“Sometimes one sees in the school simply the instrument for transferring a certain maximum quantity of knowledge to the growing generation. But that’s not right. Knowledge is dead; the school, however, serves the living. It should develop in the young individuals those qualities and capabilities which are of value for the welfare of the Commonwealth. But that does not mean that individuality should be destroyed and the individual becomes a mere tool of the community, like a bee or an ant. A community of standardized individuals without personal originality and personal aims would be a poor community with no scope for development. On the contrary, the aim must be the training of independently acting and thinking individuals, who, however, see in the service of the community their highest life problem.”
He then concluded with this idea of what he called the “wit.” Einstein said that “the wit was not wrong who defined education in this way: “Education is that which remains, if one has forgotten everything he learned in school.”
He added, “For this reason I am not at all trying to take sides in the struggle between the followers of the total philologic-historical education and the education more devoted to natural science.” You can read the rest of the essay in the PDF document below.
Meanwhile, Einstein was not alone. In March 1974 Isaac Asimov published “How to Write 148 Books Without Really Trying” in the journal “Chemtech” from the American Chemical Society. In 1975 the essay was updated and became “How to Write 160 Books Without Really Trying” which appeared in Asimov’s collection “Science Past, Science Future.” In one of his writings, he said, “And self-education is, I firmly believe, the only kind of education there is.” Asimov went on to say that “the only function of a school is to make self-education easier; failing that, it does nothing.”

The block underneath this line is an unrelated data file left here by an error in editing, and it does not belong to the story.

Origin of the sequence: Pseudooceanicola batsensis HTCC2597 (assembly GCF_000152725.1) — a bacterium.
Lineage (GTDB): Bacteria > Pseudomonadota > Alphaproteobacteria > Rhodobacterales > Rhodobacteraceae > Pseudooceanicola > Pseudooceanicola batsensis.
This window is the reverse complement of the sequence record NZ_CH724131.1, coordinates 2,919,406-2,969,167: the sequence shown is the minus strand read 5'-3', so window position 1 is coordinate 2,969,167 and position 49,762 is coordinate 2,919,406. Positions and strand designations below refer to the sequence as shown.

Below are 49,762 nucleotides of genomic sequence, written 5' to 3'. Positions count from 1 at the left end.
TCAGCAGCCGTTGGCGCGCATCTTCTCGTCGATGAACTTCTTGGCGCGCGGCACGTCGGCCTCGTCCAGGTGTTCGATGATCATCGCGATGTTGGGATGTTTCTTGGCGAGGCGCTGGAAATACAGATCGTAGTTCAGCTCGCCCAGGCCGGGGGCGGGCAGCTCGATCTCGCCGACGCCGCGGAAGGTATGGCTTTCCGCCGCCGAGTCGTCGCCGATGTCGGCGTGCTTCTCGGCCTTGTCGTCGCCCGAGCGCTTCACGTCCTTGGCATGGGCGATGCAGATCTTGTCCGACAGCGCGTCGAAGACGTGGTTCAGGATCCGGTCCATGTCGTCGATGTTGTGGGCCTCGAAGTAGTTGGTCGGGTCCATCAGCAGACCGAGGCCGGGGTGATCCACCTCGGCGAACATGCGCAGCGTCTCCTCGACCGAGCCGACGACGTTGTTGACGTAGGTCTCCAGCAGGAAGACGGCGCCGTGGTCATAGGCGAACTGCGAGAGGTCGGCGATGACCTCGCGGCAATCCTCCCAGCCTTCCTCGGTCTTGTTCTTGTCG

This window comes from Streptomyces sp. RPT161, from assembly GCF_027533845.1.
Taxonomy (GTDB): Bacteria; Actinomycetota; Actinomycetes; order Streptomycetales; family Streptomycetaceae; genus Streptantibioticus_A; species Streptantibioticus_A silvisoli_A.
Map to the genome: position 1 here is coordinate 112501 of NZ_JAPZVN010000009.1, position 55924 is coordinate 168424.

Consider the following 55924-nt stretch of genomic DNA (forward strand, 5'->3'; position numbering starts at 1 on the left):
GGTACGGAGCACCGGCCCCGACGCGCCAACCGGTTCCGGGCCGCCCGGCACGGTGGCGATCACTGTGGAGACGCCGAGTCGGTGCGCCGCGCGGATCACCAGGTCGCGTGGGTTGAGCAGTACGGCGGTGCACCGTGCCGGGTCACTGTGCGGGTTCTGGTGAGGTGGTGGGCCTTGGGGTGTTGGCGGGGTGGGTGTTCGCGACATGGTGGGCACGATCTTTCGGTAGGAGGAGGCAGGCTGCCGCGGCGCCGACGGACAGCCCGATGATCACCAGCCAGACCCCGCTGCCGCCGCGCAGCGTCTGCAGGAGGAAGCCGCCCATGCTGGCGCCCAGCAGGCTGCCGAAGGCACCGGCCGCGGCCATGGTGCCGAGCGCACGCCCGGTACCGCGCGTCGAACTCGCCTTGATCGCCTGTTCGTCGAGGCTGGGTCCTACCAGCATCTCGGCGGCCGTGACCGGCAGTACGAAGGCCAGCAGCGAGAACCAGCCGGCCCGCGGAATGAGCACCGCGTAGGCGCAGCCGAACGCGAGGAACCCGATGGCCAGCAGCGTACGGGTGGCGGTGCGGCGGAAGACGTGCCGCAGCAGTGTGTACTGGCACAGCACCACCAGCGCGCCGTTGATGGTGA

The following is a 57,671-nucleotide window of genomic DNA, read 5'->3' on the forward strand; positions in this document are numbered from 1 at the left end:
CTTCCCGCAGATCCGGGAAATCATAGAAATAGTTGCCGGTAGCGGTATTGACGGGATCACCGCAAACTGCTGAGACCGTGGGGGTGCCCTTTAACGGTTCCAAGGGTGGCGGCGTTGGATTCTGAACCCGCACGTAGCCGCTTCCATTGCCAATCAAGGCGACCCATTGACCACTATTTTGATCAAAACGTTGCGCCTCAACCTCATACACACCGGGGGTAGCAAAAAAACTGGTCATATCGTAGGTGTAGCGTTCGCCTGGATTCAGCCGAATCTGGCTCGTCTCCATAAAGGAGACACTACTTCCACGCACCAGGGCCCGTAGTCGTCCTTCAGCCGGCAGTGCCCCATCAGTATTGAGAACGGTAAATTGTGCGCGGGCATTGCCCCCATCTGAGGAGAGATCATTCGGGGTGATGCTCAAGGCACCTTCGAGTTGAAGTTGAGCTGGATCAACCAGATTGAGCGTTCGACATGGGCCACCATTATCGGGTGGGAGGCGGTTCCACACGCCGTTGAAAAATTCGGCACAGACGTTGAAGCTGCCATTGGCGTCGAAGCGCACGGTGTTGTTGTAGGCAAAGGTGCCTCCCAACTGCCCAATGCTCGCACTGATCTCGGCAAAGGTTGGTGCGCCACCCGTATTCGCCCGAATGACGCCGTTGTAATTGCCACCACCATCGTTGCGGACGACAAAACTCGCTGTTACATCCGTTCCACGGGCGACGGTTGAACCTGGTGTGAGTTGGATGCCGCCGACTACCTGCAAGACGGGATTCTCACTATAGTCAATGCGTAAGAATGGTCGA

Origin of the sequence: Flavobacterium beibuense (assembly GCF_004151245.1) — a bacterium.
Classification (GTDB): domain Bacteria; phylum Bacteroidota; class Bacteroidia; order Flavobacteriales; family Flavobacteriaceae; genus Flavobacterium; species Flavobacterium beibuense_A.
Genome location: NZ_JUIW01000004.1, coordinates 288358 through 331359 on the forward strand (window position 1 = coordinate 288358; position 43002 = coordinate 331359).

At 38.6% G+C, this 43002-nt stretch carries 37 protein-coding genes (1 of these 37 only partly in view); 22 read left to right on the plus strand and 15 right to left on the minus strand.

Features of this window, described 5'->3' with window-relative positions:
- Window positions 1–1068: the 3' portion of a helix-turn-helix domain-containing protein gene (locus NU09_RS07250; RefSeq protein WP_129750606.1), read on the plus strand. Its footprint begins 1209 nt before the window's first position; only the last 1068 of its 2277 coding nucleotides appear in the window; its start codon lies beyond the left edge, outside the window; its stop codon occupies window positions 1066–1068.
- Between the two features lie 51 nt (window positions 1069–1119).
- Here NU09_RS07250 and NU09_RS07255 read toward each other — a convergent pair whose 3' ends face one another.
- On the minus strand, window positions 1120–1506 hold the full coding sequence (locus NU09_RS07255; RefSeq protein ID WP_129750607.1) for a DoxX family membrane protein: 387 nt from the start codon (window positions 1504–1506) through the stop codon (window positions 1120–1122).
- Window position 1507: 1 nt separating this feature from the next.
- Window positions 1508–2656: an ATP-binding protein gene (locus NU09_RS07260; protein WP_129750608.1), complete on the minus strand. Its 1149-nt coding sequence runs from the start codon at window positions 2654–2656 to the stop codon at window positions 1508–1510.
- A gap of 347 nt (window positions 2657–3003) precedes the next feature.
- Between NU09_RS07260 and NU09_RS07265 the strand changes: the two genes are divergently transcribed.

“I also read voluminously and omnivorously in science and history, which not only made subsequent classwork easier but also early developed in me the habit of self-education. And self-education is, I firmly believe, the only kind of education there is. The only function of a school is to make self-education easier; failing that, it does nothing.”
In closing, below is a related video that examines how public schools and the mainstream media have contributed to the growth of a passive citizenry, thus paving the way for the rise of tyranny. The video also looks at the role anti-authoritarians play in a free and flourishing society. Enjoy!
Below is the full essay.On_Education_Einstein